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Fundamental Transformations between the Reigns of Peter the Great and Alexander II

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  1. Introduction: Peter the great
  2. Peter's focus on architecture and arts
    1. The cultural life in Russia
  3. Catherine the great
    1. The seed of intellectualism
    2. The major theme of Catherine's reforms
    3. The change in the relationship between the state and the intelligentsia
    4. Russian society of the early 19th century
  4. Nicholas I
    1. The reign of Nicholas
    2. The repressive measures of the regime
  5. Alexander II
    1. Alexander's reign
  6. Conclusion

At the onset of Peter's reign Russian culture was in a dismal state. The vast majority of the Russian population was illiterate, even among the nobility. Since Peter wanted to westernize Russian society on virtually all levels, education and culture would have to be an integral part of such an extensive transition. The most obvious changes were physical, as Peter decreed that the nobility has to dress in the European style and shave their beards. Peter also began to make some strides toward integrating women into high society. He abolished the Mongolian style terem and women were to attend court functions on the same terms as men.

[...] Although Peter focused mostly on architecture and arts he deemed to be more practical, he still recognized the importance of fine arts and literature. He ordered the construction of the Kunstkamera, which became the world's first museum open to the public. Peter tried to encourage the Russian people to show enthusiasm for collecting artwork and decreed the following in 1718: anyone shall find in the earth, or in the water, any ancient objects, such as unusual stones, or the bones of a man or beast, or of fishes or of birds, unlike those which are with us now, or such as are larger or smaller than usual, or any old inscriptions on stones, iron, or copper, or any ancient weapons not now in use, or any vessel or such like thing that is very ancient or unusual, let him bring such things to us, and ample reward shall be given to him.? (George, 75). [...]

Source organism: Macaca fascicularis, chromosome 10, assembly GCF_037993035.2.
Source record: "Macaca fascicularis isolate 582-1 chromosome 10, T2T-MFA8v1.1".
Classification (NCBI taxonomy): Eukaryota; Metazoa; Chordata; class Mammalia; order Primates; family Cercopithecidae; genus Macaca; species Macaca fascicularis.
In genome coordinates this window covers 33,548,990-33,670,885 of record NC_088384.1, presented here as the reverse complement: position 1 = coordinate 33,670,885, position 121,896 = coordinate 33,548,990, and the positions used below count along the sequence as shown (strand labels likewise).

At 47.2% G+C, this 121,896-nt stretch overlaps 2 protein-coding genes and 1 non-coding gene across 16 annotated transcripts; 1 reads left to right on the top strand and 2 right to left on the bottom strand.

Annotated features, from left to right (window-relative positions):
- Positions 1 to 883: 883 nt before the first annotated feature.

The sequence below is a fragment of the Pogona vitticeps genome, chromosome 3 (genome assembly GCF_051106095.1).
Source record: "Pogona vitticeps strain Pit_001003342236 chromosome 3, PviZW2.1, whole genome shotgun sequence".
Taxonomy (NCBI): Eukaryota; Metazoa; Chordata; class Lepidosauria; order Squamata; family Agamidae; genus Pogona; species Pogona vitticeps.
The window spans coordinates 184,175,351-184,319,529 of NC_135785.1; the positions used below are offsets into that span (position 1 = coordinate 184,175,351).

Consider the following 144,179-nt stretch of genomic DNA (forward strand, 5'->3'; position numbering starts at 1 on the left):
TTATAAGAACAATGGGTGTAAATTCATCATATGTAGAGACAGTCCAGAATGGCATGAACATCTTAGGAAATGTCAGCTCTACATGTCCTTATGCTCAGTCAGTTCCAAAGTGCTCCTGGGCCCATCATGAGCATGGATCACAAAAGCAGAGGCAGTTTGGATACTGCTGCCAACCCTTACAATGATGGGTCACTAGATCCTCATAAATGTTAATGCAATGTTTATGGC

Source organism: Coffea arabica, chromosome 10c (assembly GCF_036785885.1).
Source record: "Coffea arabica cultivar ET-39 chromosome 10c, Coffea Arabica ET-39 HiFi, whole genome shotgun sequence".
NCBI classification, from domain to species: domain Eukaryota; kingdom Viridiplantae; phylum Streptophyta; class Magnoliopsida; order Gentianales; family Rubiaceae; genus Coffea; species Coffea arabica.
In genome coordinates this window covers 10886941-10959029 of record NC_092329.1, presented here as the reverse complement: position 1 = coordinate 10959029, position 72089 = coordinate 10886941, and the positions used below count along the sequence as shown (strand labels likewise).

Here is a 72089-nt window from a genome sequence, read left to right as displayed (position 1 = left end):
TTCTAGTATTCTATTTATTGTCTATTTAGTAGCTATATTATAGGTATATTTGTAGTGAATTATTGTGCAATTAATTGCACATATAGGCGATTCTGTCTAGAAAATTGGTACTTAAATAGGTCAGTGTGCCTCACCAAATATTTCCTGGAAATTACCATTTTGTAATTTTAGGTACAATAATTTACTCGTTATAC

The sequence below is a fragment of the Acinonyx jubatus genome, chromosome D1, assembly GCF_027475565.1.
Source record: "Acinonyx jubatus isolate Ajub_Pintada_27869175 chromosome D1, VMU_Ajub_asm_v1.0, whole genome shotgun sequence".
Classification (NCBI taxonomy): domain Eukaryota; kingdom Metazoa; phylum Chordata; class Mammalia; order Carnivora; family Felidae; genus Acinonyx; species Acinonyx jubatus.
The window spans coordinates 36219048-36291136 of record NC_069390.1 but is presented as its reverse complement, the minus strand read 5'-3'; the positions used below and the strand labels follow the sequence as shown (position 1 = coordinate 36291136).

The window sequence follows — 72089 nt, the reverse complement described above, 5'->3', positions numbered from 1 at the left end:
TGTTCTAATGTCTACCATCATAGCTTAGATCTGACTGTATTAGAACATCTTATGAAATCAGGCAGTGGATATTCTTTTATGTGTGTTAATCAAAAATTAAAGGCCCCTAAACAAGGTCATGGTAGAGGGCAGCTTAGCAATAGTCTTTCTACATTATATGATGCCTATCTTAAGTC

[...] Alexander I Alexander was a product of the new spirit of social awareness, as he was raised by Catherine the Great and prepared to become a liberal ruler. It was for this very reason that the intelligentsia eagerly awaited Alexander's ascension to the throne. After a period of reactionary repression under Alexander's father Russia needed a liberal tsar again. The intelligentsia underwent tremendous change during Alexander's reign, mostly due to the events of the time, rather than Alexander actions. Russian society of the early 19th century was deeply affected by the Napoleonic wars. [...]

[...] The Decembrist rebellion also marked a serious break in the relationship between the monarchy and the intelligentsia that would never again be reconciled. Ironically, one of the few members of the intelligentsia to have a positive relationship with the tsar was Pushkin. He met with Nicholas expecting to be punished for his knowledge of the rebellion, but instead established that Nicholas would be his personal censor. This catapulted Pushkin into the center of attention among the elites and made him the most popular man in Russia. [...]

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